Leading off today:
In the first of what I presume will be many stories on the subject around the state, Syracuse.com reported Friday that several Section 3 schools have signed on with the NFHS Network in order to stream athletic events for the upcoming school year.
The story reported at least half a dozen Central New York schools have installed automated cameras in their stadiums or gymnasiums in preparation for the fall season.
The remotely controlled cameras cost approximately $5,000 apiece and can relay both game action and scoreboard information to viewers, who buy monthly or annual subscriptions for access to streams from schools across the country.
Schools can provided play-by-play commentary from students or adults or just let the system pick up the PA announcer.
Interest in streaming is expected to pick up momentum in light of Spectrum's pullback from locally negotiated contracts with leagues and sections across much of the state. A year ago, the cable giant showed one football game a week on its 24-hour news channels in various markets and streamed as many as three other Friday contests.
It's not just NFHS Network that's getting in on the ground floor. Kevin Devaney Jr., who'd carved out a substantial following in the tri-state area at News 12 Varsity before the company made substantial cuts to its high school sports commitment in December, announced this week that he's now working for Local Live as its director of digital media.
Devaney is striving to install Local Live cameras at every Section 1 school by 2020 to feed its streaming and on demand service.
Local Live also has an agreement to be the exclusive broadcast provider for the New Jersey Super Football Conference through a partnership with NJ.com, and Devaney says the company intends to be a player when it comes to obtaining rights agreements for postseason events.
Speaking of technology: It's pretty tough to find a large or mid-sized school that does not employ the Hudl video system these days, particularly for football.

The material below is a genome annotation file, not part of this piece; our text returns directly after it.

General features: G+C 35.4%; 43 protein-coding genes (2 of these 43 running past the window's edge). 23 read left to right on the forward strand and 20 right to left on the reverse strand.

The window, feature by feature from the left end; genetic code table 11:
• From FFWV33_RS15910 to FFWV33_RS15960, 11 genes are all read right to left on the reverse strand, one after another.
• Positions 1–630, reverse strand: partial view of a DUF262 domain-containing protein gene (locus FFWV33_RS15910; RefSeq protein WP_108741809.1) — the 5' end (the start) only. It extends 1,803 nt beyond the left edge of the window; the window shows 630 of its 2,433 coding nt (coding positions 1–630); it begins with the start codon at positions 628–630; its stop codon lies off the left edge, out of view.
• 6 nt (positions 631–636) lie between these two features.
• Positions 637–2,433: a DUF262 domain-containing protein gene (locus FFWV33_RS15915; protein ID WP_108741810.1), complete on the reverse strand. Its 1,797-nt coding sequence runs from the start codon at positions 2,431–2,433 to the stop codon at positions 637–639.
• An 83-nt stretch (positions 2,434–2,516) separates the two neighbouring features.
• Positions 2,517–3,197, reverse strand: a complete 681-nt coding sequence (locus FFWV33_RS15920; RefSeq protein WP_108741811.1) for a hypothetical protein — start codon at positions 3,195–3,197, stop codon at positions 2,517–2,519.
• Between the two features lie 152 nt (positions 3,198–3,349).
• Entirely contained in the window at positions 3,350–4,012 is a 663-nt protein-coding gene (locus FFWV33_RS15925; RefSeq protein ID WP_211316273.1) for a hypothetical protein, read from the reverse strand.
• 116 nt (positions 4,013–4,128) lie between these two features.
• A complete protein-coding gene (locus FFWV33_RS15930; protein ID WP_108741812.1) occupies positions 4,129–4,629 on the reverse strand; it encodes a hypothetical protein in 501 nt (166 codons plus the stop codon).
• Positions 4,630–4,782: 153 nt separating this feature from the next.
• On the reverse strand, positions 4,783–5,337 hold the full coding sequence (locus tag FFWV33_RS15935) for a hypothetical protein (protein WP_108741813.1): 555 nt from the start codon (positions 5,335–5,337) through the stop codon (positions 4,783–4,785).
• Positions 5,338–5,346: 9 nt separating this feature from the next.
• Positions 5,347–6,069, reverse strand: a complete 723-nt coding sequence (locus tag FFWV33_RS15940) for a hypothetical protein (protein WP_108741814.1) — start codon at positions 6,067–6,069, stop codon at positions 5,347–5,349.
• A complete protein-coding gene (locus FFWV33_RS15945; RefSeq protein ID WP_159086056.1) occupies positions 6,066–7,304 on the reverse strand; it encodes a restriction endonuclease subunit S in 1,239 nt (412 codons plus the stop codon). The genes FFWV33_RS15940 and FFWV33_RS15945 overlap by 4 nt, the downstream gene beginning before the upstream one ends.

Coaches utilize it to break down video from their own games and practices, schools use it to fulfill required film exchanges with upcoming opponents and players have come to rely on it for getting their highlights into the hands of college recruiters.
In the wrong hands, though, the technology can be problematic.
Football coaches at Bradenton, Fla., Braden River were caught using a college Hudl account to view opponents' game and practice videos, the Sarasota Herald reported. Pirates coaches apparently used a college recruiting log-in to improperly access Hudl video on Venice, which eliminated Braden River in the second round of the Class 7A playoffs and went on to win the state title. Braden River also accessed video on three earlier opponents according to the report.
"Hudl users place a great deal of trust in our product and the people behind it, and their privacy has always been our top priority,"a Hudl spokesman said. "In turn, we trust them to respect our tools and the many coaches and athletes they impact. We were disappointed to learn that one of our users recently violated these terms of service by gaining improper access to a Hudl account and abusing its services. We thoroughly investigated the matter as soon as it was brought to our attention and took immediate action,